Fitch Ratings agency has affirmed its ratings for Australia and says its outlook is stable.
In a statement, the global ratings agency affirmed Australia's foreign and local currency issuer default ratings at AA-plus and AAA, both with stable outlooks.
The short-term foreign currency rating is affirmed at F1-plus and the country ceiling is affirmed at AAA.
London-based Fitch Sovereign team senior director Paul Rawkins said sound public finances, a strong banking system and a proven track record of navigating the economy through adverse shocks underpin Australia's sovereign ratings.
Fears that this track record would fall victim to a faltering property boom at end-2003 have been mitigated by soaring demand for Australia's mineral exports, he said.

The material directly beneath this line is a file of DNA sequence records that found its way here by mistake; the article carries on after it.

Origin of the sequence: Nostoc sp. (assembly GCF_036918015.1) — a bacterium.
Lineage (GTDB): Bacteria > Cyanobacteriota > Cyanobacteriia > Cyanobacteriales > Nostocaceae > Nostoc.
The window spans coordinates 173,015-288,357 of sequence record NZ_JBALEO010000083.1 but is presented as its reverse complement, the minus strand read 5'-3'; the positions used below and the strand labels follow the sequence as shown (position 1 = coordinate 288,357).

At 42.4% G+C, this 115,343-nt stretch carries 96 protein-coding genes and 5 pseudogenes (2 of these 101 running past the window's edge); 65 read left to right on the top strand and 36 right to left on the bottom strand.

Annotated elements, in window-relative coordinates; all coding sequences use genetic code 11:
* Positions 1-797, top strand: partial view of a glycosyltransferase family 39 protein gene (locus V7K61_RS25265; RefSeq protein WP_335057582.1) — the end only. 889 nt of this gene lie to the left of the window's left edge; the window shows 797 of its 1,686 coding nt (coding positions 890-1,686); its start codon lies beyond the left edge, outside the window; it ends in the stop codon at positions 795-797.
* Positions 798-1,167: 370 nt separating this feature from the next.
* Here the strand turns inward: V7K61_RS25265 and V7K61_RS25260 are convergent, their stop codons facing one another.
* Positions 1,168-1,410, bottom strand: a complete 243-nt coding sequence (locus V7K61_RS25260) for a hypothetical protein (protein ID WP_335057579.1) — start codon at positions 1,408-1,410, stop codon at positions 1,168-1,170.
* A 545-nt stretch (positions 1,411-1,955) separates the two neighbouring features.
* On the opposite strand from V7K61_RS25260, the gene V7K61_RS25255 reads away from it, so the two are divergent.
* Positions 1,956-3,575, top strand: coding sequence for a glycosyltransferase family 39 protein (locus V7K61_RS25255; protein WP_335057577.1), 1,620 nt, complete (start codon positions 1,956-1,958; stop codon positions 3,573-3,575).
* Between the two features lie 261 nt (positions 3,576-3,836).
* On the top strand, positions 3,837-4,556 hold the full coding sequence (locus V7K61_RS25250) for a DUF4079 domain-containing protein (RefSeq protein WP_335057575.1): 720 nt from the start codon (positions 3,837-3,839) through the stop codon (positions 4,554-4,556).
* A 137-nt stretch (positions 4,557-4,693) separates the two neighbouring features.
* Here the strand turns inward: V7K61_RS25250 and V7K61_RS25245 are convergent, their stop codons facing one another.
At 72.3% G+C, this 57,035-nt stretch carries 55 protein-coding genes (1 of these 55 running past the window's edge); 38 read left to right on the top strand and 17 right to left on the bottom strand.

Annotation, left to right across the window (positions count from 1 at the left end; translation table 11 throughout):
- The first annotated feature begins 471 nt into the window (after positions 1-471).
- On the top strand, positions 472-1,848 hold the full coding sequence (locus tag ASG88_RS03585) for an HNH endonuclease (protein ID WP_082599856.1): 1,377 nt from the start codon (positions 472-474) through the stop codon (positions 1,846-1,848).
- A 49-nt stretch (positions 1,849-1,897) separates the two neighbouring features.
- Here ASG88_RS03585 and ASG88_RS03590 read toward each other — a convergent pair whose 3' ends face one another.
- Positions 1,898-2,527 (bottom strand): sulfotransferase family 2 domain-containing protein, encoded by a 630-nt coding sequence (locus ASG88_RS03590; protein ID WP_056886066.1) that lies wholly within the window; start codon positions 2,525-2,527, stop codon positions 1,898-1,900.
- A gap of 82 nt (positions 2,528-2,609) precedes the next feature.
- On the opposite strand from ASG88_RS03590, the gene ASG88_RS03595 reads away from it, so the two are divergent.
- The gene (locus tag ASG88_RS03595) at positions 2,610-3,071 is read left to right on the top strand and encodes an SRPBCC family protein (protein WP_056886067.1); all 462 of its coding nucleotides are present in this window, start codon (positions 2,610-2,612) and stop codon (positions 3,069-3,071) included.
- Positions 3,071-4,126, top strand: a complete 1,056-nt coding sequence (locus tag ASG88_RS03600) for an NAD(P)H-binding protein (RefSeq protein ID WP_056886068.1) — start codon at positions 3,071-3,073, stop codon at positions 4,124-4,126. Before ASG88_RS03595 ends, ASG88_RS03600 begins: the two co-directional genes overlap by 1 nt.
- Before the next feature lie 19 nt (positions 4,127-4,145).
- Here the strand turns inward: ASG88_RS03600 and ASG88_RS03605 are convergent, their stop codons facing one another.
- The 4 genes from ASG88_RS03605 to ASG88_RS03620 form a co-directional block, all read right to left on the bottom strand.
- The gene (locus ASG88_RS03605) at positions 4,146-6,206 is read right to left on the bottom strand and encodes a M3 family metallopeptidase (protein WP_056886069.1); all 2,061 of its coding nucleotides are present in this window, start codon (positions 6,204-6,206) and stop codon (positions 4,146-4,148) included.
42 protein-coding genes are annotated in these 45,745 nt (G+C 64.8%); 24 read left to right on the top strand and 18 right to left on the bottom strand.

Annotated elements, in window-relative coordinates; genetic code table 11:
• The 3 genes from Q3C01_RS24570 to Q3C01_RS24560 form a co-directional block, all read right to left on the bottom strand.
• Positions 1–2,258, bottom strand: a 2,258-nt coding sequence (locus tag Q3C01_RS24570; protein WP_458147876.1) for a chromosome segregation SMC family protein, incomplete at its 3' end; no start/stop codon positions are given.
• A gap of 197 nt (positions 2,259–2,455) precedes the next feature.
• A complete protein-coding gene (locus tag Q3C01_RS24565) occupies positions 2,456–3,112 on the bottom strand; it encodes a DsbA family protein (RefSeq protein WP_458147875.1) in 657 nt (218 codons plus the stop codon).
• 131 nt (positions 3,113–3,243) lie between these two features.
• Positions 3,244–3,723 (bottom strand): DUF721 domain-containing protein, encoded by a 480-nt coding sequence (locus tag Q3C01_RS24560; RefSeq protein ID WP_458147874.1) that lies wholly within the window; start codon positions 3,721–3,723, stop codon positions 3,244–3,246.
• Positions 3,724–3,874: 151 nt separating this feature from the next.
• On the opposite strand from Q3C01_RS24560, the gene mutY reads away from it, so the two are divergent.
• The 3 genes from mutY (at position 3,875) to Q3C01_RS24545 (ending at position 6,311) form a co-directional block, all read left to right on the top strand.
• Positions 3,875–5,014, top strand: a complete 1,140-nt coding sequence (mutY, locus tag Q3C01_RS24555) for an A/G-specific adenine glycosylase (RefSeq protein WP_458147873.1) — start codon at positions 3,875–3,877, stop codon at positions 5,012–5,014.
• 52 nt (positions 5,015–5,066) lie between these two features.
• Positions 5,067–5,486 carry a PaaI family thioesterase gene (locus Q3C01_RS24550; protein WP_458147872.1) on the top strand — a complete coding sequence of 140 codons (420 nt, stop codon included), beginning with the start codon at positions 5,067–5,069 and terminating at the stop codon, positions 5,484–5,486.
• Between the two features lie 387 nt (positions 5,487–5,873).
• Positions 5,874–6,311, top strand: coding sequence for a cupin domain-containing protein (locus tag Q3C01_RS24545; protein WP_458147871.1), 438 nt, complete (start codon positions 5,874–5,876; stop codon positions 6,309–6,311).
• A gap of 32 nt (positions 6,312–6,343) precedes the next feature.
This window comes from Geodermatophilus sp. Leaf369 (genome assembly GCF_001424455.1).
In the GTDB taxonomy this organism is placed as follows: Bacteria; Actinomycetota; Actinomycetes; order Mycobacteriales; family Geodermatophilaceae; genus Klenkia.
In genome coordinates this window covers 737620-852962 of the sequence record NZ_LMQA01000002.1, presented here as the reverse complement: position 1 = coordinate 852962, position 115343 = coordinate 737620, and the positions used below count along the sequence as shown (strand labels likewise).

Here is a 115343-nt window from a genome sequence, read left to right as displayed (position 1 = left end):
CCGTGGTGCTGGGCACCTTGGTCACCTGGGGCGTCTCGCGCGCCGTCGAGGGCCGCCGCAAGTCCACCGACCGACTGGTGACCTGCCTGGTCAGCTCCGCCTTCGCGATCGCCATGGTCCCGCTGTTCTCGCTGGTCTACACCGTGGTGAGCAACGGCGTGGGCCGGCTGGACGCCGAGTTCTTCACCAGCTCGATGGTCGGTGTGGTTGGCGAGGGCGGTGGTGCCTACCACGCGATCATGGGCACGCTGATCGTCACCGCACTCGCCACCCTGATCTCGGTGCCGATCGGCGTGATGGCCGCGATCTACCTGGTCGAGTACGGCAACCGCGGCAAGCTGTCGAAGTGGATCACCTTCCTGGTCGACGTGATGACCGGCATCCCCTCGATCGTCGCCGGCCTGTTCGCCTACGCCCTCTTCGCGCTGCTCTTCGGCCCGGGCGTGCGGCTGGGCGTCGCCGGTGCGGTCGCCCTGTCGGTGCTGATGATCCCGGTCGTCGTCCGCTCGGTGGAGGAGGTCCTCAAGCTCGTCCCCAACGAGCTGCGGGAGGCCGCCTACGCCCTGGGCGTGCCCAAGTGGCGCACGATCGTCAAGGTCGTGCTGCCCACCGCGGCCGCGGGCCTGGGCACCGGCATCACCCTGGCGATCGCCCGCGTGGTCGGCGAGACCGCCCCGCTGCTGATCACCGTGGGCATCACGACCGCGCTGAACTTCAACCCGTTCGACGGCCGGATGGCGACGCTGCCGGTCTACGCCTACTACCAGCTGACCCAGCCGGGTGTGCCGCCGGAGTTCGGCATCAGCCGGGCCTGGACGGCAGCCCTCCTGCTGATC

Once again, Australia has not disappointed those who would characterise it as a `lucky country'.
Fitch said Australia was enjoying its 15th consecutive year of economic expansion.
Higher commodity prices, driven by strong Chinese demand, had ratcheted up Australia's term of trade to near historical highs, boosting corporate profits, tax revenues and, to a lesser extent, the Australian dollar, it said.
These developments have been accompanied by a rebalancing of growth away from consumption towards investment, particularly in the under-resourced external sector, the agency said.
Even so, the authorities remain vigilant and recently raised interest rates again to curb inflation amid firm domestic demand and record low unemployment.
The agency said the major near-term threat to Australia's credit outlook is from the unpredictable course of commodity prices and their potential impact on the exchange rate, interest rates and incomes.